AccessMyLibrary provides FREE access to millions of articles from top publications available through your library.
Denver's federal workers swatted
Metro Denver quietly lost nearly 10 percent of its federal work force in the past year and likely will lose several hundred more federal jobs in the next four years.
The reductions stem from the effort to "reinvent" federal government by reducing the number of employees nationwide and by reorganizing government agencies.
The Denver Business Journal recently completed a three-month analysis of all 112 federal agencies, bureaus and departments represented in the metro area to determine how the reinvention initiative is affecting local federal employees.
About 2,000 federal jobs - not including military or postal positions - have been abolished in the Denver area in the past year. That's out of a total population of about 21,000.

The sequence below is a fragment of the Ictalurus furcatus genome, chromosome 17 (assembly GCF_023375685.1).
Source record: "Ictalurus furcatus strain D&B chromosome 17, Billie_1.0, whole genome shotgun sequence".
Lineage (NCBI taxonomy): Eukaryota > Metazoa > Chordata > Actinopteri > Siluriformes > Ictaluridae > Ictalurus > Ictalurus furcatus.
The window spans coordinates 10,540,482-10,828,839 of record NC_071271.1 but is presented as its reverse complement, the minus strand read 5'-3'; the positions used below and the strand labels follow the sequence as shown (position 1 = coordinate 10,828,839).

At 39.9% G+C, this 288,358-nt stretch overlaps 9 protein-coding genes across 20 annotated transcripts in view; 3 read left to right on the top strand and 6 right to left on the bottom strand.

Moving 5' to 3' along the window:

The cuts have bitten into employment at the Denver Federal Center, one of the largest non-military federal installations in the country. Still, other downsizings have affected downtown and "field" jobs, such as those with the Soil Conservation Survey.
More than meets the eye
Combine the 2,000-position shrinkage with another 6,700 military and civilian jobs abolished by the Lowry Air Force Base closing and the 1,300 workers who have left jobs at Rocky Flats, and it's easy to see how Uncle Sam's employment diet has impacted metro Denver.
The possible closing of Fitzsimons Army Medical Center would mean the loss of another 3,000 military and civilian workers, taking the total employment loss to a staggering 13,000.
In 1992, the last time the Office of Personnel Management tallied its federal payroll in the Denver area, the number of U.S. government employees - including military and postal workers - amounted to 36,667.
The Business Journal study focused on nonmilitary and nonpostal employment, the areas most affected by the reinvention initiative. Cuts range from five employees at the U.S. General Accounting Office to approximately 400 at the Bureau of Reclamation - the hardest-hit Denver agency. It doesn't appear that the cutbacks will diminish locally. Either through buyouts or layoffs, the federal government is …